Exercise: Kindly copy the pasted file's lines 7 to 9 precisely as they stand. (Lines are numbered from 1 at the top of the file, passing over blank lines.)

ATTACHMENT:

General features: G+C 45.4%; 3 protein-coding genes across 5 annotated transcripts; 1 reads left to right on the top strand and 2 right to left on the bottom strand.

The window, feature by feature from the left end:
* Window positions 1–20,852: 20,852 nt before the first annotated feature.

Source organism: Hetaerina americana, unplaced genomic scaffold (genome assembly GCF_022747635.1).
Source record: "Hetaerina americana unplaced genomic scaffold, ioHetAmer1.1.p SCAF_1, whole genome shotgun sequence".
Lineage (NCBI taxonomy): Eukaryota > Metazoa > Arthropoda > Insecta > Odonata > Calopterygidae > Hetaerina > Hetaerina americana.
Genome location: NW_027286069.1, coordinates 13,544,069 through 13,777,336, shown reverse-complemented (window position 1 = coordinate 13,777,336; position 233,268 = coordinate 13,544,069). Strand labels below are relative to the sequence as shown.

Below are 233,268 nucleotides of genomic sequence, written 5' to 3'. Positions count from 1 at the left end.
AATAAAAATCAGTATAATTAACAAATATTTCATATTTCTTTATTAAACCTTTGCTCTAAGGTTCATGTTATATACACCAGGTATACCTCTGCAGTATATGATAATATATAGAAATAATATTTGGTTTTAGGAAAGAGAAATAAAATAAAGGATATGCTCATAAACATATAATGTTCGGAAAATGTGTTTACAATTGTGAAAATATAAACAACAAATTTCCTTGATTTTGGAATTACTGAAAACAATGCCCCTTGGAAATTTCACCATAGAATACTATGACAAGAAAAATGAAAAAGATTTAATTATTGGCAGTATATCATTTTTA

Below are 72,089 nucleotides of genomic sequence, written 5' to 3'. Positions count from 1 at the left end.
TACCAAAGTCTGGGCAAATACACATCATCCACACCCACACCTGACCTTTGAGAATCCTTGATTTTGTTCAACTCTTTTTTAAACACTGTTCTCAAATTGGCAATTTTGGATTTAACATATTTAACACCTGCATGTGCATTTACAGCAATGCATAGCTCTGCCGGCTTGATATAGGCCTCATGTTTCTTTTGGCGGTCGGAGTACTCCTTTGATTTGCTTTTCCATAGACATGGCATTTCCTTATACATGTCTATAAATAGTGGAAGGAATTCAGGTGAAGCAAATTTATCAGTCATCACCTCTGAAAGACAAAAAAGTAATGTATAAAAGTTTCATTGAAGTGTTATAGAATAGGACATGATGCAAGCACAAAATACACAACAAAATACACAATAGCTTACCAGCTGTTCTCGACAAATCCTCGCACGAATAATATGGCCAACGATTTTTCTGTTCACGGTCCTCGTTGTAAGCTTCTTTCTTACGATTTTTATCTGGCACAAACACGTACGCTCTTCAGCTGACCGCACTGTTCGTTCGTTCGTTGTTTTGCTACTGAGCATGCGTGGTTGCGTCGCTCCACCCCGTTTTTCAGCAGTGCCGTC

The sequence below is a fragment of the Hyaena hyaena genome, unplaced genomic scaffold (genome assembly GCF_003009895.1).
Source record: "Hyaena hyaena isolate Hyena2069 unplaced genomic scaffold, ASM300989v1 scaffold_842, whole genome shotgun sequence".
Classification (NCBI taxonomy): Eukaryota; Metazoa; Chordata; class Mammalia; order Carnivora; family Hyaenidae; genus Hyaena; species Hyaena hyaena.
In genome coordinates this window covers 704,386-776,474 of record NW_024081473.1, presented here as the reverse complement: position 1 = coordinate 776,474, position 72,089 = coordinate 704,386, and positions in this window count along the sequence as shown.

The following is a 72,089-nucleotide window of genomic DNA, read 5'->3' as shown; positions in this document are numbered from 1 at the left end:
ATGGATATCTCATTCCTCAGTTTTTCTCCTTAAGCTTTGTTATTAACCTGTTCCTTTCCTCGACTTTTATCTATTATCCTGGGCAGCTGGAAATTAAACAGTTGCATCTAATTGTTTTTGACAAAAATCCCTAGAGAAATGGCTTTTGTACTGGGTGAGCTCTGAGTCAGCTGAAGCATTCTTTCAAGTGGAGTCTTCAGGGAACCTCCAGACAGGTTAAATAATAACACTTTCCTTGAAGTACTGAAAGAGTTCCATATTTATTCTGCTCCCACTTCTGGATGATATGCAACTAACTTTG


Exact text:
Genome location: NW_027286069.1, coordinates 13,544,069 through 13,777,336, shown reverse-complemented (window position 1 = coordinate 13,777,336; position 233,268 = coordinate 13,544,069). Strand labels below are relative to the sequence as shown.

Below are 233,268 nucleotides of genomic sequence, written 5' to 3'. Positions count from 1 at the left end.
AATAAAAATCAGTATAATTAACAAATATTTCATATTTCTTTATTAAACCTTTGCTCTAAGGTTCATGTTATATACACCAGGTATACCTCTGCAGTATATGATAATATATAGAAATAATATTTGGTTTTAGGAAAGAGAAATAAAATAAAGGATATGCTCATAAACATATAATGTTCGGAAAATGTGTTTACAATTGTGAAAATATAAACAACAAATTTCCTTGATTTTGGAATTACTGAAAACAATGCCCCTTGGAAATTTCACCATAGAATACTATGACAAGAAAAATGAAAAAGATTTAATTATTGGCAGTATATCATTTTTA